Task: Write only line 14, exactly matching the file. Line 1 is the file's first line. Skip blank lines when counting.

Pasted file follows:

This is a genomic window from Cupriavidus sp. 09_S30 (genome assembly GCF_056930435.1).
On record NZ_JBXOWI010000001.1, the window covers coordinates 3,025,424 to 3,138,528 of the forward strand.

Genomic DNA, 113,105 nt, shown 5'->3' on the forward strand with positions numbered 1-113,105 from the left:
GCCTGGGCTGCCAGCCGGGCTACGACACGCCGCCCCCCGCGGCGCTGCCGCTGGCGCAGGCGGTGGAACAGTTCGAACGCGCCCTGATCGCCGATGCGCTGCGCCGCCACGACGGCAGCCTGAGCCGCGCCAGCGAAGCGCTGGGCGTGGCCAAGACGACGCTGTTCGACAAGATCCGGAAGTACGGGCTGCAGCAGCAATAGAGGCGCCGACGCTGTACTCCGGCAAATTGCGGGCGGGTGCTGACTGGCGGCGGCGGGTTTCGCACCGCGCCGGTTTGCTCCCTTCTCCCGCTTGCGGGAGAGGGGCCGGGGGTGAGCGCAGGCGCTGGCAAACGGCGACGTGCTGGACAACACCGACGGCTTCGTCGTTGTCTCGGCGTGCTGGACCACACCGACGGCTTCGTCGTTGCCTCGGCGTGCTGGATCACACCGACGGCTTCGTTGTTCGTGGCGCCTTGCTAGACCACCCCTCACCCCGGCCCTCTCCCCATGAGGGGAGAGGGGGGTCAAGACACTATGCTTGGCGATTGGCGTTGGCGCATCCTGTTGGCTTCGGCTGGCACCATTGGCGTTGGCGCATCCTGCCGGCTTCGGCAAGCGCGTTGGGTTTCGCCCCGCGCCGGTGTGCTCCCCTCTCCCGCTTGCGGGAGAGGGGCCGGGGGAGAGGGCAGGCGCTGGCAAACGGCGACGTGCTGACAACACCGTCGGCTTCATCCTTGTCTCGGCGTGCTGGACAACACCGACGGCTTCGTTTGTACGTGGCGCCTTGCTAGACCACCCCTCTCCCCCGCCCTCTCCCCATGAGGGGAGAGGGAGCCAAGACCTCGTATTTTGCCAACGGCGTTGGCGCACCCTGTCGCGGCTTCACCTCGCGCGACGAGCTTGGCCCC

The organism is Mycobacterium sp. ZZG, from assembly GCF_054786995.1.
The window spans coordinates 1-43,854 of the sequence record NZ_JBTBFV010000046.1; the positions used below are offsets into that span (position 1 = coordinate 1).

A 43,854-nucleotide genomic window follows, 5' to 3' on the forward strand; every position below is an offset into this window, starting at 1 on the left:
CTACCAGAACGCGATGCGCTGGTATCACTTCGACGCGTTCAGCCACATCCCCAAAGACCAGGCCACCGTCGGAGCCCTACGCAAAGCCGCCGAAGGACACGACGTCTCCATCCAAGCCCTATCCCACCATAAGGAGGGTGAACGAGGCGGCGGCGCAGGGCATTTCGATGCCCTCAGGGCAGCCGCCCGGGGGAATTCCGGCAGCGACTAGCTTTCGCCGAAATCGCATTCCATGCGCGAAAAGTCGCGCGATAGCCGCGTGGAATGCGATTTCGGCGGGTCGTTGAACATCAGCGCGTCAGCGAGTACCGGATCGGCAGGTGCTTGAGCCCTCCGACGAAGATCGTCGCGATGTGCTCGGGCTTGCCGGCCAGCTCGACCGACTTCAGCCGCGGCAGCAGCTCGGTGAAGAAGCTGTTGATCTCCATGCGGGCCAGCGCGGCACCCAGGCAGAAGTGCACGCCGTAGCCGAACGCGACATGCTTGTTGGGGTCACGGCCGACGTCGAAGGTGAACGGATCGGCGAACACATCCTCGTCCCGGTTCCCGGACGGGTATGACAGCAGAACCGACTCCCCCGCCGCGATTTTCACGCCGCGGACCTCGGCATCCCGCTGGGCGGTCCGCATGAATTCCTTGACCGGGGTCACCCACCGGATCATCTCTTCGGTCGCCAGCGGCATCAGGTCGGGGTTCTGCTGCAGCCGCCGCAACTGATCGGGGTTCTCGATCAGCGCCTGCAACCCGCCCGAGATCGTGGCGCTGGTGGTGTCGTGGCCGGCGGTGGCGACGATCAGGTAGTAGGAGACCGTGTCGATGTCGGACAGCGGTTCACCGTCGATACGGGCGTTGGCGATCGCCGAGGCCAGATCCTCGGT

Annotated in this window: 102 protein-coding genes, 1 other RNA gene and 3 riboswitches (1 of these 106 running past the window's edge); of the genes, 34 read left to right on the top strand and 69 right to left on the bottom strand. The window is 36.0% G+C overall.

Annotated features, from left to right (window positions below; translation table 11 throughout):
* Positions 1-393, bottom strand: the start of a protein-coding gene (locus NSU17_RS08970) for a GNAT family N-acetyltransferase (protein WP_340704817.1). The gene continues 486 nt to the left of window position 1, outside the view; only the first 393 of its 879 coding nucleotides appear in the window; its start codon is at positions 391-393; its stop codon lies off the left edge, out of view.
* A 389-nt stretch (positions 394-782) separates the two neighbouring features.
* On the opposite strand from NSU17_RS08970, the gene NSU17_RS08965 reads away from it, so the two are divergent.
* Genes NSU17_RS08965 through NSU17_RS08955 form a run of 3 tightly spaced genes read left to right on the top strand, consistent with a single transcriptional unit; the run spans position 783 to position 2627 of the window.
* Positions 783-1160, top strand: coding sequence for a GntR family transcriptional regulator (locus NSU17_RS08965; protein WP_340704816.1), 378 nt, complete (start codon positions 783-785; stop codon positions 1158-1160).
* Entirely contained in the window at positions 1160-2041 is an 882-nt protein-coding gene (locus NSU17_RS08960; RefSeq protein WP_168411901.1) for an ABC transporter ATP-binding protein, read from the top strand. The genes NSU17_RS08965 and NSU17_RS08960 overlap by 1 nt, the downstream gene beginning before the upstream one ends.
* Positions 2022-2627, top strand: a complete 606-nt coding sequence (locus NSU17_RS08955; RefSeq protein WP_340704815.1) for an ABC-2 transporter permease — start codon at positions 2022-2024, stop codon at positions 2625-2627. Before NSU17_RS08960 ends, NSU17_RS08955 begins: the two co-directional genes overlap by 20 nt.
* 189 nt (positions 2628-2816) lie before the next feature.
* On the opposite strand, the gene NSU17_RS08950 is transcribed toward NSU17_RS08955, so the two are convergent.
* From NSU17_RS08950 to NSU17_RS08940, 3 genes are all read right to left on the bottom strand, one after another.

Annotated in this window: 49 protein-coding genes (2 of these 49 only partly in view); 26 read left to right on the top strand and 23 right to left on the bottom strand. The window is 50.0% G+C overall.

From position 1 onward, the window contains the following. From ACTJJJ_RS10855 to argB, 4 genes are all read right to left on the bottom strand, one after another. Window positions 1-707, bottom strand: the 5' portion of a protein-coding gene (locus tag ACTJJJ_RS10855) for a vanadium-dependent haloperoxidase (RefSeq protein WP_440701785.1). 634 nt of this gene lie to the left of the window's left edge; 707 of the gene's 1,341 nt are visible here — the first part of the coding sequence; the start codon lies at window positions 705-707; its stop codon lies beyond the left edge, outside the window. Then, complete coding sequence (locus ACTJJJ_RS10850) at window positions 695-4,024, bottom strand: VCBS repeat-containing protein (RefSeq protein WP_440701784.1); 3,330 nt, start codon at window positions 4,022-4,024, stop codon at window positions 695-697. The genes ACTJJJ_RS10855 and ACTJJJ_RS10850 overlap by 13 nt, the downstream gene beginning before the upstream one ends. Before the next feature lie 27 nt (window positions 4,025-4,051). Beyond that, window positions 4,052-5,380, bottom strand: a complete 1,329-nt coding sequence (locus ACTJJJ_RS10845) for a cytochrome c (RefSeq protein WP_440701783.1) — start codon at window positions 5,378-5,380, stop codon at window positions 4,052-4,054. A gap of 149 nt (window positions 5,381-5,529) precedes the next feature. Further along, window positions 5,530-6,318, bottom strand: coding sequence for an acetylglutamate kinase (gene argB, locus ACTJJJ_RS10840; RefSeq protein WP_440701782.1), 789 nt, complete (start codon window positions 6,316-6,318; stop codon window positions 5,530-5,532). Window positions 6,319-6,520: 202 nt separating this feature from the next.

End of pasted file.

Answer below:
* Genes NSU17_RS08965 through NSU17_RS08955 form a run of 3 tightly spaced genes read left to right on the top strand, consistent with a single transcriptional unit; the run spans position 783 to position 2627 of the window.